board of her neighbour, and thus it went round from east to west,
in the direction of the
suns course, until it came to the toaster, by
which time it was as thin as a piece of paper. Sometimes the cake was so
thin as to be carried by the air up the chimney.
the baking was wholly performed by the hand a great deal of noise was
the consequence. The beats, however, were not irregular nor destitute of
an agreeable harmony, especially when they were accompanied with vocal
music, which was frequently the case. Great dexterity was necessary not
only to beat out the cakes with no other implements than the hand so
that no part of the cake should be thicker than another, but especially
to east them on each other’s boards without ruffling or breaking them.
toaster required considerable skill, for which reason the most
experienced person in the company was chosen for that part of the work.
One cake was sent round in quick succession to another, so that none of
the company were suffered to remain idle. The scene was one of activity,
mirth, and diversion.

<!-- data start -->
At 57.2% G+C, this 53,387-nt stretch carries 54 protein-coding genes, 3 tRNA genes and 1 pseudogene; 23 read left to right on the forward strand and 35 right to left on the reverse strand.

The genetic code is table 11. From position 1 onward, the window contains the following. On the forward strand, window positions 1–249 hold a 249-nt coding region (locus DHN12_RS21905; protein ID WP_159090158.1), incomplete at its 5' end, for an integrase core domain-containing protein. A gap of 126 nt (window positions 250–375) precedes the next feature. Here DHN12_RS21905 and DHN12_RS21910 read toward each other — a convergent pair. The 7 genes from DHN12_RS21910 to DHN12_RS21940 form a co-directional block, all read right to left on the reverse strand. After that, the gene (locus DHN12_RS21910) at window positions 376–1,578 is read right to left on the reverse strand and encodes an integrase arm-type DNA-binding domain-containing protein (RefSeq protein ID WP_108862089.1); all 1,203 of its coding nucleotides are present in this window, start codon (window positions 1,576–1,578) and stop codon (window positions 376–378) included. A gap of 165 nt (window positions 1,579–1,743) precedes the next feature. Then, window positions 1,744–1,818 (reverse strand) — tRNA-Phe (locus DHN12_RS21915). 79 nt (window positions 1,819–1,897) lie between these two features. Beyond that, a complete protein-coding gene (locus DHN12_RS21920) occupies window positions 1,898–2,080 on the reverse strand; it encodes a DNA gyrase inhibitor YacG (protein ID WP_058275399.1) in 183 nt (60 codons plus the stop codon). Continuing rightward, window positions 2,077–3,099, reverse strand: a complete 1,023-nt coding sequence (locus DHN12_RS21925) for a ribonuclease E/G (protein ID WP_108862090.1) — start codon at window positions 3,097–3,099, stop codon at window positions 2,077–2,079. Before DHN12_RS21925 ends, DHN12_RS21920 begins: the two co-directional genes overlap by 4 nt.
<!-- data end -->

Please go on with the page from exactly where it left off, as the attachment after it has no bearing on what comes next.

there is no account even handed down by tradition respecting the origin
of this custom it must be very ancient. The bread thus baked was
doubtless never meant for human use. It is difficult to conceive how
mankind, especially in a rude age, would strictly observe so many
ceremonies, and take such great pains in making a cake which, when
folded together, made but a small mouthful. Besides it was always given
away in presents to strangers who frequented the fair.
custom seems originally to have been derived from paganism, and to
contain not a few of the sacred rites peculiar to that impure belief:
such as the leavened dough, and the mixing it with sugar and spices ;
the consecrated ground, etc. But the particular deity for whose use
these cakes were first made, is-not easy to determine. Probably it was
no other than the one known in scripture (Jer. v. ii. 18.) by the name
of the Queen of
Heaven, and to whom cakes were likewise
kneaded by women. This custom is now obsolete.
sour cakes it was formerly the practice to